Europe

NHS medics break cover to condemn ‘dangerous’ decision to delay second dose of Covid jab

Pfizer vaccine: Expert explains ‘concerning’ results in Israel

Health workers fear delaying the second dose of the coronavirus vaccine could have “dangerous and costly consequences” on the NHS and potentially put people’s lives at risk. It comes after findings from Israel’s rapid rollout of the Pfizer vaccine shows giving just a single dose of the vaccine offers less protection than previously thought.

In December the UK Government announced the second dose would be given towards the end of 12 weeks rather than in the previously recommended 3-4 weeks.

They said they want to give a single dose of the jab to as many members of priority groups as possible.

The World Health Organisation’s expert scientific advisers have said they do not recommend that other countries follow the British approach, but they also say it understands why the UK has chosen to go down this road.

But frontline medics have been more critical and suggested the move to delay the second jab could have severe consequences.

One paramedic, who is based in the south east of England, is concerned about the lack of evidence surrounding the decision to delay the second dose.

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They said: “I believe it could have dangerous and costly consequences for the NHS to delay the second vaccination.

“It remains unknown whether the immunity lasts post 21 days so it is putting the most vulnerable at a greatly increased risk.

“There is zero transparency on the efficacy and safety of the vaccine post three weeks so I would urge the government to follow the evaluated study design.”

A doctor who works in Intensive Care, dealing with critically ill coronavirus patients, also fears the delay could have unforeseen consequences.

They said: “I’m worried the efficacy of the vaccine will wear off in the 12-weeks, and mean all our efforts to roll-out the vaccine will be for nothing.”

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Analysis from Israel, where the Pfizer jab has been rolled out the fastest, suggests the effectiveness of the vaccine after a single dose is as low as 33 percent – rather than the 89 percent that had initially been recorded.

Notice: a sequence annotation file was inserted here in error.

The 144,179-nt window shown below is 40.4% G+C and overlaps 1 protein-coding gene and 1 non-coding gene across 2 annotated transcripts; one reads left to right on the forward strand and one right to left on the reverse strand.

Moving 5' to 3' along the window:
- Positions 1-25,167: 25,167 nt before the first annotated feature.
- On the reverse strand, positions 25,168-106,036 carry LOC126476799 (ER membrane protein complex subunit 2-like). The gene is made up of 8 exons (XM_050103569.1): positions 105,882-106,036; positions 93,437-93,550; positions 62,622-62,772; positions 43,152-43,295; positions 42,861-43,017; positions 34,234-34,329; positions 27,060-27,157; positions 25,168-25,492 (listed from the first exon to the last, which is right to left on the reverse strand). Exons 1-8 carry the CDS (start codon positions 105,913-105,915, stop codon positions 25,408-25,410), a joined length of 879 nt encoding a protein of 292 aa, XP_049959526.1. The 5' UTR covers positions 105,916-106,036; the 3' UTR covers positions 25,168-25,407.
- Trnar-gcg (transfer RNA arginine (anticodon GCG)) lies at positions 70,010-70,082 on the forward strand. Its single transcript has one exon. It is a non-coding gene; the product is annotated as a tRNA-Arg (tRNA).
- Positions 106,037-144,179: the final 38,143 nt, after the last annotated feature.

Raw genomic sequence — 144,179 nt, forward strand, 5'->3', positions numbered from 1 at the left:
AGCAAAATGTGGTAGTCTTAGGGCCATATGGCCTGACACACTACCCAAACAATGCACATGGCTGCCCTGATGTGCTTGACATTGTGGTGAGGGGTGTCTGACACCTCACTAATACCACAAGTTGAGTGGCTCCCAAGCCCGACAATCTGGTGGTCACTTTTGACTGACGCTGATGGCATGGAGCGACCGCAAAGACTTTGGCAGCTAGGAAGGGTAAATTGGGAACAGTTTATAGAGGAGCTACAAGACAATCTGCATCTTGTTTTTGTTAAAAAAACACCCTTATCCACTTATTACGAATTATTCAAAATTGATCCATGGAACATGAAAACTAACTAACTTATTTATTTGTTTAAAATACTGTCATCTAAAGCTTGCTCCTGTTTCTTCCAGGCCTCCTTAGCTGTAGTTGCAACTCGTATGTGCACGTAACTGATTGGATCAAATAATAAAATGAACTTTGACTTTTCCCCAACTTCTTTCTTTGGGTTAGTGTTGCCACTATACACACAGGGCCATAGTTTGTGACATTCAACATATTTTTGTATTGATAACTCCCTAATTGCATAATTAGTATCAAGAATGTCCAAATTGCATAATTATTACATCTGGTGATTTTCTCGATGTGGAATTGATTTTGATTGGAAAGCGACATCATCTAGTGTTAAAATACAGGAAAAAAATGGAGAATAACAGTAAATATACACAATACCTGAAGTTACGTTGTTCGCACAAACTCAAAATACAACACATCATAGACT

The 89 percent pointed to high short-term protection and was used to help justify the UK’s decision to delay giving the second dose of the vaccine.

Scientists in Israel, where one-quarter of the population has been vaccinated, studied the preliminary data from vaccinated 200,000 people and compared them with the same number belonging to an unvaccinated group.

They found two weeks after the first dose was given, both groups tested positive for the virus at roughly the same rate.

But then those vaccinated started to show 33 percent fewer new infections than the others.

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The London School of Hygiene and Tropical Medicine’s Prof Stephen Evans cautioned the data does not suggest the UK’s policy is incorrect.

He said: “The reports that have come from Israel are insufficient to provide any evidence that the current UK policy in regard to delaying the second dose of vaccines is in any way incorrect.”

Professor Martin Michaelis of the University of Kent’s School of Biosciences also told this website it was too early to say whether delaying the second dose to 12 weeks will be of overall benefit or not.

He said: “The advantage of the 12-week interval is that you can provide some protection to a larger part of the population in a shorter time.

“Although the individual protection may be lower by this approach, the protection at the population level may be higher.

“Hence, this is a trade-off between protecting individuals and protecting the society. There may also be differences between the vaccines.”

In December, the UK’s Joint Committee on Vaccination and Immunisation (JCVI) said: “Given data indicating high efficacy from the first dose of both Pfizer-BioNTech and AstraZeneca vaccines, the committee advises that delivery of the first dose to as many eligible individuals as possible should be initially prioritised over delivery of a second vaccine dose.

“This should maximise the short-term impact of the programme. The second dose of the Pfizer-BioNTech vaccine may be given between three to 12 weeks following the first dose.

“The second dose of the AstraZeneca vaccine may be given between four to 12 weeks following the first dose.”

The four UK chief medical officers agreed to follow the JCVI advice, as they believe the benefit of vaccinating more people outweighs the risk of individuals not having as strong protection against infection as they might have with two doses.

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